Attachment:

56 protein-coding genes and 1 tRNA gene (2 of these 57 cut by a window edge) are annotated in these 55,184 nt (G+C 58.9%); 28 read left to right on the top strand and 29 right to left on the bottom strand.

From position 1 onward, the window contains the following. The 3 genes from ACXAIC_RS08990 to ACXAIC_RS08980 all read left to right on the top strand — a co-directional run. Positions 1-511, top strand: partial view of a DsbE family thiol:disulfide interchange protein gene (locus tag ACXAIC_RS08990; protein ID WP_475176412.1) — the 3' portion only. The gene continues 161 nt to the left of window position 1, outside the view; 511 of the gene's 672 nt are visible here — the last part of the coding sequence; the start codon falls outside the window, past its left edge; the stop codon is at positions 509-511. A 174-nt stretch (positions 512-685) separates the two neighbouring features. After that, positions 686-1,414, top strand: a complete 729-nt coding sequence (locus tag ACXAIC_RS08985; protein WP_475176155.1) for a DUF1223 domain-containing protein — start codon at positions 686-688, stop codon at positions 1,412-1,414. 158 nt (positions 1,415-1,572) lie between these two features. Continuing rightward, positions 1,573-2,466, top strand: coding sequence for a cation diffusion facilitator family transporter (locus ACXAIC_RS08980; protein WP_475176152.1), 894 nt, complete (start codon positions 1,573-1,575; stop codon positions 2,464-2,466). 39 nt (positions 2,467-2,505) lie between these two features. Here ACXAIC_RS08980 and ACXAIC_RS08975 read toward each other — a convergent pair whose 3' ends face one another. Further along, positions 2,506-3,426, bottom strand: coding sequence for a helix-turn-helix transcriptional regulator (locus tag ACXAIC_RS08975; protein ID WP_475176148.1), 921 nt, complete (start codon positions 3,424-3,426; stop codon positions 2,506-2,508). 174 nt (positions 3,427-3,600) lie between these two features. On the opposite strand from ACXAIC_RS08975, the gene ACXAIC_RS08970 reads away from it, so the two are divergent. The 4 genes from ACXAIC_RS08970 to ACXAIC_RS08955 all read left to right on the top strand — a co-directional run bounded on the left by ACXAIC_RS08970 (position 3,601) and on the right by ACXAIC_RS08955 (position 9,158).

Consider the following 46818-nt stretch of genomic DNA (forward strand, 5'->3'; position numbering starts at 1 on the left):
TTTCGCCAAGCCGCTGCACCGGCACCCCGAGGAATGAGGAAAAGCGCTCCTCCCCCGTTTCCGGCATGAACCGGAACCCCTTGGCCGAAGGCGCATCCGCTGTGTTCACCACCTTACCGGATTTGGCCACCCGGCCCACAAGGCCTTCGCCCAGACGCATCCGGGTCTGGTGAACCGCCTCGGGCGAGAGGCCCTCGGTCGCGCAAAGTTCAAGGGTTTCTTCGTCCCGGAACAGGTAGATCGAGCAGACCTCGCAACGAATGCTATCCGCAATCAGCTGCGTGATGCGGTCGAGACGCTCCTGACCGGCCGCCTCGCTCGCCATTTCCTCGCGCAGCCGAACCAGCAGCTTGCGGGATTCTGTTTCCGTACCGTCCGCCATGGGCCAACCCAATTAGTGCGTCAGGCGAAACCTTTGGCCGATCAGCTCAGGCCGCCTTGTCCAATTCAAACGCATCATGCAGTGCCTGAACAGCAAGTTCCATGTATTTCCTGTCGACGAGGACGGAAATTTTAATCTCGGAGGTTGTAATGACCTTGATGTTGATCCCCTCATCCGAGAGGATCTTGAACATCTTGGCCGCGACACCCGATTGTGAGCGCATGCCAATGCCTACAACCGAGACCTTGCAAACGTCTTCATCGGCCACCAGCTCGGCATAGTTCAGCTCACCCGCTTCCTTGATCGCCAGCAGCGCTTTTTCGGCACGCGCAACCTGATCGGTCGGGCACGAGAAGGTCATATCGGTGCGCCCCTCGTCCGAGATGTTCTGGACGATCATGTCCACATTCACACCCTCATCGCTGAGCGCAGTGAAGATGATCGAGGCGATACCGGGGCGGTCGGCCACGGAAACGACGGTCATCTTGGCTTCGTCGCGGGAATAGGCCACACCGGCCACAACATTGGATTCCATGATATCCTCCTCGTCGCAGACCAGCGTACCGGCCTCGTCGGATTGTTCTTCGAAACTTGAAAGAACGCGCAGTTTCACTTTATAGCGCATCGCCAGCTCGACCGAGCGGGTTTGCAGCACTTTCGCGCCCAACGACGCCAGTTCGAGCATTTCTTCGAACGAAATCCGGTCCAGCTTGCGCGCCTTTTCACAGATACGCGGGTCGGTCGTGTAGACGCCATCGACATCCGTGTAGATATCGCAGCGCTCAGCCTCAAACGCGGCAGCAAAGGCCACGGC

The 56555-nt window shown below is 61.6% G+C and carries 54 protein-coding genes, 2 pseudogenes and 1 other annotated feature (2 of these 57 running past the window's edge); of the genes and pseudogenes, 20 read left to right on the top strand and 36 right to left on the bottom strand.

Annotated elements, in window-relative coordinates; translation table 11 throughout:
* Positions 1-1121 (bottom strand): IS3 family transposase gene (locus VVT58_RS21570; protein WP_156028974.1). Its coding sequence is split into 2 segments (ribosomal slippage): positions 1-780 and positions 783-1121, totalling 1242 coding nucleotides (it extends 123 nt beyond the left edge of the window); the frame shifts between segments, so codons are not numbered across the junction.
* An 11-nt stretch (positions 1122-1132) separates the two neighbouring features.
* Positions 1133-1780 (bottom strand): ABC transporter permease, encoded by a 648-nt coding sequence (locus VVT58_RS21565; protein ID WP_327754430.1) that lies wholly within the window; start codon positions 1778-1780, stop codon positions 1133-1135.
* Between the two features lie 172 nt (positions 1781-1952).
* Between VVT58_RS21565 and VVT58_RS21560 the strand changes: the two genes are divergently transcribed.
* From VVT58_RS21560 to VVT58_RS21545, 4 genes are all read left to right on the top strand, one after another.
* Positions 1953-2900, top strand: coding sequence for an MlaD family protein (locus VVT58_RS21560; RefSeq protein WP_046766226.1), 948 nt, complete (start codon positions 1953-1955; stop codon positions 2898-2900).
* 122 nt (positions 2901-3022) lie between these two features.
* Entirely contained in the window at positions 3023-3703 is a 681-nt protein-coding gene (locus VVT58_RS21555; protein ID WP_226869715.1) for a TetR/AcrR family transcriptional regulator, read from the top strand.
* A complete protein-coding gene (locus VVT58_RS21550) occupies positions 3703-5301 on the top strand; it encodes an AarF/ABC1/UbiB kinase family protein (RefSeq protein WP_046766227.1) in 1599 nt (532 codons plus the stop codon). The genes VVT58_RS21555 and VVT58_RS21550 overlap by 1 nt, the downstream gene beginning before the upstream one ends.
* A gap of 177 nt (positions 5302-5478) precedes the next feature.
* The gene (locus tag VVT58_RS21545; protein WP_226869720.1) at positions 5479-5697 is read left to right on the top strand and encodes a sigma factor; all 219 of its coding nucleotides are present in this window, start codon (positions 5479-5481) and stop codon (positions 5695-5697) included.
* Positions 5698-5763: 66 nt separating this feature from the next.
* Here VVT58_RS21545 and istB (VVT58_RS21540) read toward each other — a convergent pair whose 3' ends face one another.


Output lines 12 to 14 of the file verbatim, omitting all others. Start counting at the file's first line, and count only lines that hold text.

* From VVT58_RS21560 to VVT58_RS21545, 4 genes are all read left to right on the top strand, one after another.
* Positions 1953-2900, top strand: coding sequence for an MlaD family protein (locus VVT58_RS21560; RefSeq protein WP_046766226.1), 948 nt, complete (start codon positions 1953-1955; stop codon positions 2898-2900).
* 122 nt (positions 2901-3022) lie between these two features.